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Human Immunodeficiency Virus (HIV) Treatment With Antiretroviral Therapy Mitigates the High Risk of Mental Health Disorders Associated With HIV Infection in the US Population.

BACKGROUND: Whether treatment of human immunodeficiency virus (HIV) with antiretroviral therapy (ART) is associated with lower risk of mental health disorders (MHDs) among people with HIV (PWH) remains unknown. We aim to determine the association between HIV and MHDs and whether ART alters the risk of MHDs among PWH in the US adult population.

METHODS: We conducted a real-world study using the Merative MarketScan claims database (2016-2020), identifying individuals with HIV (diagnosed using International Classification of Diseases, Tenth Revision, Clinical Modification codes) and those without HIV. A multivariable stratified Cox proportional hazard regression model was conducted to examine the association of HIV treatment status with MHDs, adjusting for potential confounders. Additionally, we sought to determine the effect modification of ART on the relationship between living with HIV and MHDs.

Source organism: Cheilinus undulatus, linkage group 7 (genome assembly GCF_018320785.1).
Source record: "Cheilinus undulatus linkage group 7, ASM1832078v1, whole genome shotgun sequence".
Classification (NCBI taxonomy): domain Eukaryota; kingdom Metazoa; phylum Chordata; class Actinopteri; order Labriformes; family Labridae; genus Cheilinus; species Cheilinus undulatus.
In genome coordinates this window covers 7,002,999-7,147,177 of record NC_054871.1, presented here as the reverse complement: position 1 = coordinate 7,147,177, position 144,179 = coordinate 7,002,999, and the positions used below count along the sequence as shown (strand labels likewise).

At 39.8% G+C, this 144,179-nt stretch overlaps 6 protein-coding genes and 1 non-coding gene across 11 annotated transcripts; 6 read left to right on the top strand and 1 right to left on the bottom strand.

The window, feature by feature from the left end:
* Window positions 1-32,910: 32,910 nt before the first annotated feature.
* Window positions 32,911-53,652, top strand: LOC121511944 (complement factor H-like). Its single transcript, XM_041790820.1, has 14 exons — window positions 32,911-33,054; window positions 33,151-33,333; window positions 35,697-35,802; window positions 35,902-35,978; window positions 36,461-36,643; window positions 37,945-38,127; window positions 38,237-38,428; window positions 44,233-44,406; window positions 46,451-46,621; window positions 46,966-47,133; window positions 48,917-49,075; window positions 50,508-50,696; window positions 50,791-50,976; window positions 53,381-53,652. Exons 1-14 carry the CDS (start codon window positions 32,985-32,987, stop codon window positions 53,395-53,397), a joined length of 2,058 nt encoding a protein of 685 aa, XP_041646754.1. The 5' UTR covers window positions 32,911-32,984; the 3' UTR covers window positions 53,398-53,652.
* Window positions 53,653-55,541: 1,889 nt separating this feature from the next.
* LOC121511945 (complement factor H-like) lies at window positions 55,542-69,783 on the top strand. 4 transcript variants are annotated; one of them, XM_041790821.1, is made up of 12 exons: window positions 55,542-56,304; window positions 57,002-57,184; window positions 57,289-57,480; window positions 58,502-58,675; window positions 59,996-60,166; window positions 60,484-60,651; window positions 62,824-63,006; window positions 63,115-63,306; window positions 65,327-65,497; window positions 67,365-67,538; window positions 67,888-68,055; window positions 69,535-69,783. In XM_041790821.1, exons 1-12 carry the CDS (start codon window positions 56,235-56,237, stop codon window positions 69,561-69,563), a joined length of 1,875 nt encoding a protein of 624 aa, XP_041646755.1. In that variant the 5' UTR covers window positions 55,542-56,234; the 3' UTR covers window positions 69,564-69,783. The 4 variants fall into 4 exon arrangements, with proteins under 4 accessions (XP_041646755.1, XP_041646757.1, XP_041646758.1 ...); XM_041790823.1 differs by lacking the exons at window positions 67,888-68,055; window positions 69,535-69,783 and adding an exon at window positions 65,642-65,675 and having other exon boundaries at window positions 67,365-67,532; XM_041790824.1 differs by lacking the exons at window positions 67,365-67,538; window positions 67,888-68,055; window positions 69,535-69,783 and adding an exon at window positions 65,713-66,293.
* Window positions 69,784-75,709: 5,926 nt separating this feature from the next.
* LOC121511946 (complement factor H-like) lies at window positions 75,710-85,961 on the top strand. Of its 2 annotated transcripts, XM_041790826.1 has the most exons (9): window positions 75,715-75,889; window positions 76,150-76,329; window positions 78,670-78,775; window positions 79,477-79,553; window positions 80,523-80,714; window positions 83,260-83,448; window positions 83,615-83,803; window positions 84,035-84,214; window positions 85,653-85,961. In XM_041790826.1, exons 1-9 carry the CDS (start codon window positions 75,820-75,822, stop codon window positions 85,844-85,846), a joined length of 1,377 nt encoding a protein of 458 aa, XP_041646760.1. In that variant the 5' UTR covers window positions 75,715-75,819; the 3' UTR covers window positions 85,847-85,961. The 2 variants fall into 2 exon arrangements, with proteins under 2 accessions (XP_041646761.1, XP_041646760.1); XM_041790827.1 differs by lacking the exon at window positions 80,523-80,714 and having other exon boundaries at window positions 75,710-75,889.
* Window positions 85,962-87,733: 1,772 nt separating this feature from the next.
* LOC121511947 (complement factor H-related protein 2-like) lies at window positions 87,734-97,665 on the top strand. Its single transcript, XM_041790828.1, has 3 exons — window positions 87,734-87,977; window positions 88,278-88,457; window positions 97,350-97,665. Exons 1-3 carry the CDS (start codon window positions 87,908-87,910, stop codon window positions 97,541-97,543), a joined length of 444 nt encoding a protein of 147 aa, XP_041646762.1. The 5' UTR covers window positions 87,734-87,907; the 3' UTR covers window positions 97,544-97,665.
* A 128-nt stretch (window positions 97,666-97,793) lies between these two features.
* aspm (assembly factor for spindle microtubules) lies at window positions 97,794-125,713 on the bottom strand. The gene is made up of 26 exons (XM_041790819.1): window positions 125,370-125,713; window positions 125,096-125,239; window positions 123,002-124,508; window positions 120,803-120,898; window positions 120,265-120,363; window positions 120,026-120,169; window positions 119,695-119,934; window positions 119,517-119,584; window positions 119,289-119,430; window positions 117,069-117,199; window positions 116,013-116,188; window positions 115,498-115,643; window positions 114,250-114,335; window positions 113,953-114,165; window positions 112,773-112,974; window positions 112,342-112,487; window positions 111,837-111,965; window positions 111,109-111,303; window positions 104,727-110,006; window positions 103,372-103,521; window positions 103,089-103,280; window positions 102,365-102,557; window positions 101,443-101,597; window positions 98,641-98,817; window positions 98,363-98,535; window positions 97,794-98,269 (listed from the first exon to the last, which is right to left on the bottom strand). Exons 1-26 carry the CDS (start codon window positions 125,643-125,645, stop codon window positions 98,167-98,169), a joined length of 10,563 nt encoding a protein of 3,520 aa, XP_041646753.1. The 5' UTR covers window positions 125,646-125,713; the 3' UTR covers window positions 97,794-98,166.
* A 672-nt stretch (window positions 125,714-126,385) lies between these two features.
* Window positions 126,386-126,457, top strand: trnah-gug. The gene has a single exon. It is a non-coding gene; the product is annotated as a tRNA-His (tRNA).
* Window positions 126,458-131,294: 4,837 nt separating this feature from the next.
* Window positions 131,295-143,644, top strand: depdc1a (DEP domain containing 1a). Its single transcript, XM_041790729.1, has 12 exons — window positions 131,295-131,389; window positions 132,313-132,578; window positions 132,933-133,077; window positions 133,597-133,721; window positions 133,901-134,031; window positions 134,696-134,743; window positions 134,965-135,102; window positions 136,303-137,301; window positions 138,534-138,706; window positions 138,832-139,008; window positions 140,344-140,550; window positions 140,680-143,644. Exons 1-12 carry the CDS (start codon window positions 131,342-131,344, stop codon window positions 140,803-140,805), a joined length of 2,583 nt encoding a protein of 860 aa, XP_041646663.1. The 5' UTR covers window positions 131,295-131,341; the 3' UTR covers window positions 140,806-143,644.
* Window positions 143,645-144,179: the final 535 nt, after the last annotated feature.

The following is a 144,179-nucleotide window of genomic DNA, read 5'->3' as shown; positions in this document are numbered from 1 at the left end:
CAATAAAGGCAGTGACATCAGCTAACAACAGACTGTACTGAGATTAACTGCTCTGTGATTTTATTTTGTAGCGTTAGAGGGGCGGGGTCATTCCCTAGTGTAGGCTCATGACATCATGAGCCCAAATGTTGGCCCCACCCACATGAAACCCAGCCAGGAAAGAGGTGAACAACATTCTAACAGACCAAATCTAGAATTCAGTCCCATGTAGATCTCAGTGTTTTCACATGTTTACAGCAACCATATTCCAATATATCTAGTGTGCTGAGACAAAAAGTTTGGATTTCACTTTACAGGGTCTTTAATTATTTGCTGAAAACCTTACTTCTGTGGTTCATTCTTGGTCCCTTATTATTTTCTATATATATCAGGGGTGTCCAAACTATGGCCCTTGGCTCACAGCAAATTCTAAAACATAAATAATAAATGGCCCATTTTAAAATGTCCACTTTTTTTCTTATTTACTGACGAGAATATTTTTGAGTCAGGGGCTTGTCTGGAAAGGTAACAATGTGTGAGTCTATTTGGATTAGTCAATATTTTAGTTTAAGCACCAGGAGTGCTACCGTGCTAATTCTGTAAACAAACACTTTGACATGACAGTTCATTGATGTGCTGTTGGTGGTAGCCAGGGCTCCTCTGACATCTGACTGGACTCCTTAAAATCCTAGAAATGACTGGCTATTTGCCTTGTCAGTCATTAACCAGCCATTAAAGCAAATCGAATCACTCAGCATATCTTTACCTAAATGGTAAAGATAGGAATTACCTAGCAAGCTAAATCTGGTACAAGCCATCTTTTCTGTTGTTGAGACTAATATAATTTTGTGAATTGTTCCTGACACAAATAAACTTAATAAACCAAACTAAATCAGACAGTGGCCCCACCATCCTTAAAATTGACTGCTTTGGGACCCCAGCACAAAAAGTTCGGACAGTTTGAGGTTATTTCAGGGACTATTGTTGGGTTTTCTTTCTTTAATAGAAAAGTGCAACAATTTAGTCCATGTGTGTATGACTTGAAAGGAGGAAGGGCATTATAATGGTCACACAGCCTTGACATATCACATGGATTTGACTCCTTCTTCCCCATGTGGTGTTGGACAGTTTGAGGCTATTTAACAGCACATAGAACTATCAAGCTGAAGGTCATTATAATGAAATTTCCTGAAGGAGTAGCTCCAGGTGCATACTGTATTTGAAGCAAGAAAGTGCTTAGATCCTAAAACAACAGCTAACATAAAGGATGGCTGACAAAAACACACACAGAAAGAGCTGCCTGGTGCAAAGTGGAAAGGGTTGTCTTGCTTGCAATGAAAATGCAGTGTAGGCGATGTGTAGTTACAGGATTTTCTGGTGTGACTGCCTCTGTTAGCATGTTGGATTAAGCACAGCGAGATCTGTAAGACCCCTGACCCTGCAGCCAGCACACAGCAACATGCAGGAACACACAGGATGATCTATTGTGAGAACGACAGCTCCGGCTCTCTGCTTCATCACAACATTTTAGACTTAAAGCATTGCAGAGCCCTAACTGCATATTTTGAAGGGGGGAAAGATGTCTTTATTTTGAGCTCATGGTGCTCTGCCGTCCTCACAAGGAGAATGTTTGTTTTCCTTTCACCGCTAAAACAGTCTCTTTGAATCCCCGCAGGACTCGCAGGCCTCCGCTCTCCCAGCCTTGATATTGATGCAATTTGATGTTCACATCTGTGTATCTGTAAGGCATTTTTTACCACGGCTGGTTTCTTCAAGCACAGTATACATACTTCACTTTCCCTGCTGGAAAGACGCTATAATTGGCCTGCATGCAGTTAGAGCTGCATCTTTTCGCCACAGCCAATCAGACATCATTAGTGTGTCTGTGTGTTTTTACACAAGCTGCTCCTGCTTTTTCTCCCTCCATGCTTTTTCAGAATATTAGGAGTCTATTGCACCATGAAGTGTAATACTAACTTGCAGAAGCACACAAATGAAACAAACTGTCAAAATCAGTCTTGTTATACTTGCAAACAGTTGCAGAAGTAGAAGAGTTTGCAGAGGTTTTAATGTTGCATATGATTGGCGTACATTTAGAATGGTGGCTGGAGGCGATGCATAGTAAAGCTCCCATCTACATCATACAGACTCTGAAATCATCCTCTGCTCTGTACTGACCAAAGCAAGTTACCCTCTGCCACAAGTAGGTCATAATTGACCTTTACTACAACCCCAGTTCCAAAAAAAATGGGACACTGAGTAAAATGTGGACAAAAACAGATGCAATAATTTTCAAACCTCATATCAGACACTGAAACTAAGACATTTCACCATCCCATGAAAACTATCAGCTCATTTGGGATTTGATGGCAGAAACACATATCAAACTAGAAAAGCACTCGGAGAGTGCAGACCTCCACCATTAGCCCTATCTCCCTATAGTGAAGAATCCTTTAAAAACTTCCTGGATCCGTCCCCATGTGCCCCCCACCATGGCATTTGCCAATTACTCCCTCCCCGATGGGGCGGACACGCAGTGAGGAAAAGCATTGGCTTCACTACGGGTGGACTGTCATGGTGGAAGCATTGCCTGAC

RESULTS: A total of 313 539 individuals, with a mean age of 44.2 (standard deviation, 11.4) years, predominantly males (81.2%), residing in the South region of the US (50.9%) were included in the present analysis. During 671 880 person-years of follow-up, 46 235 incident MHD cases occurred. In the multivariable Cox proportional hazard model, living with HIV was associated with higher risk of incident MHDs. Relative to those without HIV, the adjusted hazard ratio was 1.85 (95% confidence interval [CI], 1.79-1.92; P < .001) for those with HIV on treatment, and 2.70 (95% CI, 2.59-2.82; P < .001) for those with HIV without any treatment. Stronger associations between HIV and MHDs were observed in men relative to women, among those aged 18-34 years relative to those aged 55-63 years, and among those with no overweight/obesity relative to obese individuals ( P interaction < .001 for all).

CONCLUSIONS: HIV was associated with an increased risk of developing MHDs. However, HIV treatment mitigated the risk.

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